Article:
The must sees in Rio

There are places you visit where no matter how many times you visit there are sights you still have to see.  In Rio, Christ the Redeemer, Ipanema, Copacabana and Sugarloaf are those sights.

Christ the Redeemer statue is symbolic to Rio.  It’s the one structure that is recognized as the city’s image and is now one of the wonders of the word.  Arms stretched wide to welcome visitors and embrace is residents.  It’s perched a top of Corcovado mountain (so called because of it’s resemblance of a hump).  Christ the Redeemer stands at 30 meters and offers excellent views of the city all around.  You first take a train up through the forest to the platform.  You then walk up the steps or take an escalator to the base of the statue.  What was spectacular about this trip was Bonnie.  Bonnie overcame her fear of statues and after five visits to Christ the Redeemer she was finally able to go to the base of the statue without fear! You go Bonnie.  There’s nothing to fear but fear itself!

just a little history… Vincintian Pedro Maria Boss visited Corcovado and was so impressed of it’s position wanted to have a religious figure constructed in honor of Princess Isabel.  This did not happen overnight and after much convincing, engineering, constructing and bidding and more than 60 years Christ the Redeemer was constructed.  It was on October 12, 1931 that Christ the Redeemer was inaugurated.  It was designed by Carlos Oswald and sculpted by Paul Landowskitura.

Ipanema, the second most famous beach and area in Rio is the more chic of the beaches.  It is said that this is where the most beautiful people live and hang out.  There are fewer hotels here but has some of the best jazz bars and places to enjoy live Bosa Nova.  It’s the place where beautiful music has been created.  Bonnie and I walked along the beach and a rogue wave hit us. LOL  It was only knee high but it wasn’t expected and caught us off guard.  After that experience I just had to get a fresh coconut from one of the beach stands.  They cut the top off of a coconut, put a straw in and you drink away.  This was so refreshing.  I hope Bonnie and I fit in with the beautiful people of Ipanema.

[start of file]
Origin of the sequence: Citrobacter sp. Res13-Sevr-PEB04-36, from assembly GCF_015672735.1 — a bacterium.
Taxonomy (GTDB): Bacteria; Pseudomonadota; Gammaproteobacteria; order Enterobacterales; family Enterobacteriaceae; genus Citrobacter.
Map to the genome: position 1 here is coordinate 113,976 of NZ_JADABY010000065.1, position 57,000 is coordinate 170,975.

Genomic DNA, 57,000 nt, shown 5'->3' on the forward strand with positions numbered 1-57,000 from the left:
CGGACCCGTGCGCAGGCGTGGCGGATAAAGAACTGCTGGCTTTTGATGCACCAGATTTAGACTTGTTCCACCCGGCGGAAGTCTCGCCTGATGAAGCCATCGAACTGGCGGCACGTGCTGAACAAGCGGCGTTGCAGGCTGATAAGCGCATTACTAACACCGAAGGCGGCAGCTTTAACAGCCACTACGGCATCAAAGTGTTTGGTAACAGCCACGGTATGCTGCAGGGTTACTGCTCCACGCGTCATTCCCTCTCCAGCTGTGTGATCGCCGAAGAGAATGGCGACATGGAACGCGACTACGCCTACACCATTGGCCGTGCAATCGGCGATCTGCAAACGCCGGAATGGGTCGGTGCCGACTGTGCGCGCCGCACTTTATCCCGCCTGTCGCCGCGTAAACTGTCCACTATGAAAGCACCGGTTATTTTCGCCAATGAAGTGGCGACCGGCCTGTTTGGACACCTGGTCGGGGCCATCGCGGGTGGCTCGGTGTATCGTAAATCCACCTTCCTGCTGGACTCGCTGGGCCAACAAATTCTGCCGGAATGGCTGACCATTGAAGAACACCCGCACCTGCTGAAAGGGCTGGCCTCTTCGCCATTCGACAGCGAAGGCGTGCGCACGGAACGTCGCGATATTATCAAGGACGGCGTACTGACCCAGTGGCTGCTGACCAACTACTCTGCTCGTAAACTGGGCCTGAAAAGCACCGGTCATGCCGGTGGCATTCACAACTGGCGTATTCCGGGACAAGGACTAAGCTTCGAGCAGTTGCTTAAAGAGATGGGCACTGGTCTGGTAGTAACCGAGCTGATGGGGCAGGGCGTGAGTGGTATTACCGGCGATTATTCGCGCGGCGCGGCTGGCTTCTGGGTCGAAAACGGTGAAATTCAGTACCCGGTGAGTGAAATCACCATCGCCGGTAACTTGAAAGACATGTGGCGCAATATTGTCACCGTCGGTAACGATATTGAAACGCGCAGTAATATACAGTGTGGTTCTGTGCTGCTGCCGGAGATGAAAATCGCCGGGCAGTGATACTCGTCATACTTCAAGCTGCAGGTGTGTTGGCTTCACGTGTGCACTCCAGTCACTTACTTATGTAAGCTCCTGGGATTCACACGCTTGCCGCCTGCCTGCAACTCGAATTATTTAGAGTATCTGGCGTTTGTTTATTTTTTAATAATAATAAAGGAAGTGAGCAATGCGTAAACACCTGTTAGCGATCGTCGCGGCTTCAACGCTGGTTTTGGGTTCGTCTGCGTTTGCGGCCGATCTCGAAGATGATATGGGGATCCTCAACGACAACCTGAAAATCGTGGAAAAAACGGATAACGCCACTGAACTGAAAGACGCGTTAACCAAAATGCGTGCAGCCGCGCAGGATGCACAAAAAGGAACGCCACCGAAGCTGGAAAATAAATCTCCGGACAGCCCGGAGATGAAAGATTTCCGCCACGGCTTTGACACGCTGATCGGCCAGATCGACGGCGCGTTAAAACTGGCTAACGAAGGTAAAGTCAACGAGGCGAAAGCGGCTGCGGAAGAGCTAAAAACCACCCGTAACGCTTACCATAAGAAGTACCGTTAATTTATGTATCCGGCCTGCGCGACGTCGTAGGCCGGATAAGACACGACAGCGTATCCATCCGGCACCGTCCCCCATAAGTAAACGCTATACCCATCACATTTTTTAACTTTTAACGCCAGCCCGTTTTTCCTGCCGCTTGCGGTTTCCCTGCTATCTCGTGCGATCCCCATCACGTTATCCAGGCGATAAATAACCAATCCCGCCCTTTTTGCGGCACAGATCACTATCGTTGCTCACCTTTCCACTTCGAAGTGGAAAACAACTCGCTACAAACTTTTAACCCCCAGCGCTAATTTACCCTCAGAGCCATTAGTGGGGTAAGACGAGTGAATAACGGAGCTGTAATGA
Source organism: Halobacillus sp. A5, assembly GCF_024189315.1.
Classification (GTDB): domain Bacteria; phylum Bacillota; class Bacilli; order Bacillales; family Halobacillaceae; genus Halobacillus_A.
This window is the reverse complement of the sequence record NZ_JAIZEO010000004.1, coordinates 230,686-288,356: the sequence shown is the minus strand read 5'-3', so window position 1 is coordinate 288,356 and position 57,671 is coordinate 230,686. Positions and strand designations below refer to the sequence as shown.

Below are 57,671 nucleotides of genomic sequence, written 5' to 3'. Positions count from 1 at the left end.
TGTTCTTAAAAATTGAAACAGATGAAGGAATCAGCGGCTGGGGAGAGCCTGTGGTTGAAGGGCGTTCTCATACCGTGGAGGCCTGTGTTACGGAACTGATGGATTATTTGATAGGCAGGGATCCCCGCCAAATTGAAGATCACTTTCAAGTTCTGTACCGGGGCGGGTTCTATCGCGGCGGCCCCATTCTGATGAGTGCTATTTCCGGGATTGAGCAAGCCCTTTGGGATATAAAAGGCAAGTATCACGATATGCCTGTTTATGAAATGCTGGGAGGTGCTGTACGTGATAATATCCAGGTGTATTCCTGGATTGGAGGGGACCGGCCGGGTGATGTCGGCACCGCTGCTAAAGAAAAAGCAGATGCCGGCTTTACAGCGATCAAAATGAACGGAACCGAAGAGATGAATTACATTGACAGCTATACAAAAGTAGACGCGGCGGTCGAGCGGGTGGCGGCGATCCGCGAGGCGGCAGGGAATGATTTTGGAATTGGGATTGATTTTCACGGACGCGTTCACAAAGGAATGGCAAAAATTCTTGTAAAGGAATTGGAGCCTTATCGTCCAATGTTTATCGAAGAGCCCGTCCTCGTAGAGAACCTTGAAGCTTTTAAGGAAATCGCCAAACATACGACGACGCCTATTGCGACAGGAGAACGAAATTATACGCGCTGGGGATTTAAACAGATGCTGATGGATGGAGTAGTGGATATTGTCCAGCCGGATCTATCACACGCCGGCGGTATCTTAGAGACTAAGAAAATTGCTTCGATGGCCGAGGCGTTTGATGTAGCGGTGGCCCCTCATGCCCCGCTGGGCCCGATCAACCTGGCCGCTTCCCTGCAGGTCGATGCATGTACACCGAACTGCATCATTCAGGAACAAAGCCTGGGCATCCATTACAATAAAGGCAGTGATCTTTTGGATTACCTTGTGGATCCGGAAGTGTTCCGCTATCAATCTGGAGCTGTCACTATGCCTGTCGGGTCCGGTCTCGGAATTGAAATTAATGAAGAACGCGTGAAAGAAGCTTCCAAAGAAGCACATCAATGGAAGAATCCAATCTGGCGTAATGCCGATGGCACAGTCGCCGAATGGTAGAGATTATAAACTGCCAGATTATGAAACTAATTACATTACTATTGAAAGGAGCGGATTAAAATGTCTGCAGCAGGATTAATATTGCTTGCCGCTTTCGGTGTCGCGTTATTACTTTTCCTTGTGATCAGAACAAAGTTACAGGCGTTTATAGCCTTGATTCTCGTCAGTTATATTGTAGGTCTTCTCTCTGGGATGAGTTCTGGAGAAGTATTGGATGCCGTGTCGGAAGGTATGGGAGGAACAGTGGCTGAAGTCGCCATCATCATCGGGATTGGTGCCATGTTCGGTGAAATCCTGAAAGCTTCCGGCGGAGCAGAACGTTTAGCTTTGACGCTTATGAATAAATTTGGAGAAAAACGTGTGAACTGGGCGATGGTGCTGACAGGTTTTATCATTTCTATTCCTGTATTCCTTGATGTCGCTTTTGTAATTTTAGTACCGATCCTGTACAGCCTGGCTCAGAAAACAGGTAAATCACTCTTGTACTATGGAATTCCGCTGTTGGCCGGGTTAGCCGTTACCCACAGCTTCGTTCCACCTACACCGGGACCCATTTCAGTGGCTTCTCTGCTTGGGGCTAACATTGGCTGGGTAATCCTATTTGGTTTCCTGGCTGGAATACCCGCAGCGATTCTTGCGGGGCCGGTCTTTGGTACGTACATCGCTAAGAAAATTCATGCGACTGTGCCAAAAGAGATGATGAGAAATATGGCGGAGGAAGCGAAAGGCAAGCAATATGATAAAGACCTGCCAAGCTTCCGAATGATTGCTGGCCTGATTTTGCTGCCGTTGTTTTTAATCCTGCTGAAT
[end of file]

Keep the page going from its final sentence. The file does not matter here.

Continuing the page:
Copacabana is the most famous of the two and is the oldest.  Most of the hotels in Rio line Copacabana and Avenue Atlantica.  On Sundays one side of the Avenue is closed to vehicular traffic and the people hit the street walking, cycling, protesting, roller blading and just enjoying the open avenue.  Copacabana is distinctive because of its wave pattern on the sidewalk.  As you can see our photographer, Howard Little, was infatuated with the ladies of Copacabana or at least their backsides.  After all, Brazil is known for it’s beautiful ladies and their bums.  We’ll give him a pass on this one.  When you go to Copacabana sit at one of the stands, have a beer or caipirinha and order “fango de passinrinho” This is fried chicken cut into bit sized pieces with the bone in and seasoned with herbs and garlic.  The local squeeze lime juice over them. Finger lickin good! While you’re sitting do some people watching.  There are lots of sights to see.  You will however, be visited by sales people and musicians.  But it’s all part of the experience.

Ja’Vonne & Bonnie on cable car

Sugarloaf, the twin peaks is another vantage point in Rio.  To get to the highest peak you’ll take two cable cars, one to the first peak and then another to the second peak.  I think it’s best visited in the afternoon just before sunset.  Watching the sun set over Rio is breathtaking.  It’s like watching the city come to it’s second life.  As the sun sets and nature dims its lights the city’s lights come on and a whole different Rio emerges.  Take it all in with the national drink, a caipirinha!

Tu do bem (a catch all phrase that basically means everything is fine)

Photos by Gene Harley & Howard Little/Video Twist Productions